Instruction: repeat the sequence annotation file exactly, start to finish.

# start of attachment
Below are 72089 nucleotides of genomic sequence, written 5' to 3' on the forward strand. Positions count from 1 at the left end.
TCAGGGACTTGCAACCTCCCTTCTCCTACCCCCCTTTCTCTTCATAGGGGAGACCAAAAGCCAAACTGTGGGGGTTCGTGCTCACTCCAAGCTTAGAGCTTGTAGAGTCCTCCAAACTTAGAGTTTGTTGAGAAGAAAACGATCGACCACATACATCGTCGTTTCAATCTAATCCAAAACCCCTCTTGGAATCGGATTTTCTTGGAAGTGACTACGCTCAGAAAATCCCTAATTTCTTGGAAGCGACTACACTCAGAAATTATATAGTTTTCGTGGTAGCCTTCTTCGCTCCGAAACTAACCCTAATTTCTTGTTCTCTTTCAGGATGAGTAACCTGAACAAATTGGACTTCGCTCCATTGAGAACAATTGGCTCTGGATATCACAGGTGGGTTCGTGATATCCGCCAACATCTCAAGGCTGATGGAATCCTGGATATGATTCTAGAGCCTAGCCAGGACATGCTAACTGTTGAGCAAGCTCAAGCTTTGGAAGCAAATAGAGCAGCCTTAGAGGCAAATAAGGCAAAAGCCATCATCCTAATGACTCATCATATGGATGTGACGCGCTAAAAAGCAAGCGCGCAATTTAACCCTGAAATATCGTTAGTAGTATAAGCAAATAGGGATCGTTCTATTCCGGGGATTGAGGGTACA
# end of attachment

Below are 72089 nucleotides of genomic sequence, written 5' to 3' on the forward strand. Positions count from 1 at the left end.
TCAGGGACTTGCAACCTCCCTTCTCCTACCCCCCTTTCTCTTCATAGGGGAGACCAAAAGCCAAACTGTGGGGGTTCGTGCTCACTCCAAGCTTAGAGCTTGTAGAGTCCTCCAAACTTAGAGTTTGTTGAGAAGAAAACGATCGACCACATACATCGTCGTTTCAATCTAATCCAAAACCCCTCTTGGAATCGGATTTTCTTGGAAGTGACTACGCTCAGAAAATCCCTAATTTCTTGGAAGCGACTACACTCAGAAATTATATAGTTTTCGTGGTAGCCTTCTTCGCTCCGAAACTAACCCTAATTTCTTGTTCTCTTTCAGGATGAGTAACCTGAACAAATTGGACTTCGCTCCATTGAGAACAATTGGCTCTGGATATCACAGGTGGGTTCGTGATATCCGCCAACATCTCAAGGCTGATGGAATCCTGGATATGATTCTAGAGCCTAGCCAGGACATGCTAACTGTTGAGCAAGCTCAAGCTTTGGAAGCAAATAGAGCAGCCTTAGAGGCAAATAAGGCAAAAGCCATCATCCTAATGACTCATCATATGGATGTGACGCGCTAAAAAGCAAGCGCGCAATTTAACCCTGAAATATCGTTAGTAGTATAAGCAAATAGGGATCGTTCTATTCCGGGGATTGAGGGTACA